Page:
By Houda Mzioudet.
Tripoli, 20 April 2014:
Two Libyan Islamist militants whose freedom from jail in Tunisia is being demanded by the kidnappers . . .[restrict]of two staff members at the Tunisian embassy in Tripoli are “innocent victims” of a miscarriage of justice, according to Taha Shakshuki, President of the Libyan Prisoners Abroad Defence Committee. He says the two are being used as “scapegoats” by the Tunsian authorities for an incident in the northwestern Tunisian town of Rouhia in May 2011 in which four members of the Tunisian security forces died.
The two men, he accepted, were members of Al Qaeda in the Islamic Maghreb (AQIM), but “have no link to the Rouhiya events in which members from Tunisian army died”.
The group that abducted Aroussi Gontassi, advisor to Libyan ambassador in Tunisia, and Mohamed Ben Cheikh, the ambassador’s secretary, are reported to have demanded the release of the two Libyans from jail.
Shakshuki who visited them since their arrest on 17 May 2011, a day before the Rouhiya events, maintains the innocence of the two men who, he claims, “were incarcerated on trumped-up charges of entering Tunisian territory with non-valid passports, and being in possession of Kalashnikovs used to kill the Tunisian security forces. But the forensic evidence about the type of bullets that killed them went missing,” he said.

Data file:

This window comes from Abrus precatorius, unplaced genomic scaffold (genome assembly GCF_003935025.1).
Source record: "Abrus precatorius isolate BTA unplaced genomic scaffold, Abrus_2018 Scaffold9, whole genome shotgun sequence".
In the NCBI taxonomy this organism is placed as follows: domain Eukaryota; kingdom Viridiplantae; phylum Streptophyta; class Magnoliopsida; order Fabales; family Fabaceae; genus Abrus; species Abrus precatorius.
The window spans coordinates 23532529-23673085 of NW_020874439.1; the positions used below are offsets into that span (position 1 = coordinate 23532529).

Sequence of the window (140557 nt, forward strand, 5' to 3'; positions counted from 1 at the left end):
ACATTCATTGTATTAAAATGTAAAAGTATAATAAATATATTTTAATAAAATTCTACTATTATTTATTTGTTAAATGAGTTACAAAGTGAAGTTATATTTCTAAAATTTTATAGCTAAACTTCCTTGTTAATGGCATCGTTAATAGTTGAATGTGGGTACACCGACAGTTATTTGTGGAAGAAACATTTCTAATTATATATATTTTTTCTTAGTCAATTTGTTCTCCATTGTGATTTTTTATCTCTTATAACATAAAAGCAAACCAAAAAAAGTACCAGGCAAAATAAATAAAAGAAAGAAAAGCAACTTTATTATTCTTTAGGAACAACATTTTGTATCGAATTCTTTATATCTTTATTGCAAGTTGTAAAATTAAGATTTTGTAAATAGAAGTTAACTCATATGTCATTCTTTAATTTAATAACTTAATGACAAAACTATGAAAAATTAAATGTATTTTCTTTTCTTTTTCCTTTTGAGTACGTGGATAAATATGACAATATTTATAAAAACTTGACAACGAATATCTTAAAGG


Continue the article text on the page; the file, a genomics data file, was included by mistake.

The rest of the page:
He also claimed that the pair were tortured in jail. They had, he said, been trained in Algeria but never “killed anyone” and they were in Tunisia to help in with the Libyan opposition that were there during the revolution.
Shakshuki said he hoped that the two Tunisian diplomats would be released soon, explaining that his committee was acting as “an intermediary to secure their release”. Both, he had heard, were in good health and were being well treated.
He believed their abduction was a reaction to the “continued detention of the two young men”. He hoped they too would soon “return to Libya safe”.
Exactly what is happening in terms of negotiations between the kidnappers and the Tunisians is far from clear. In an interview with Al Arabiya news, Tunisian Foreign Minister Mongi Hamdi said that Tunisia “will not bow to the kidnappers’ demands”.
That firm rejection is confirmed by diplomatic sources in Tripoli who claim that there have been contacts with the kidnappers but that Tunis had decided not to negotiate. [/restrict]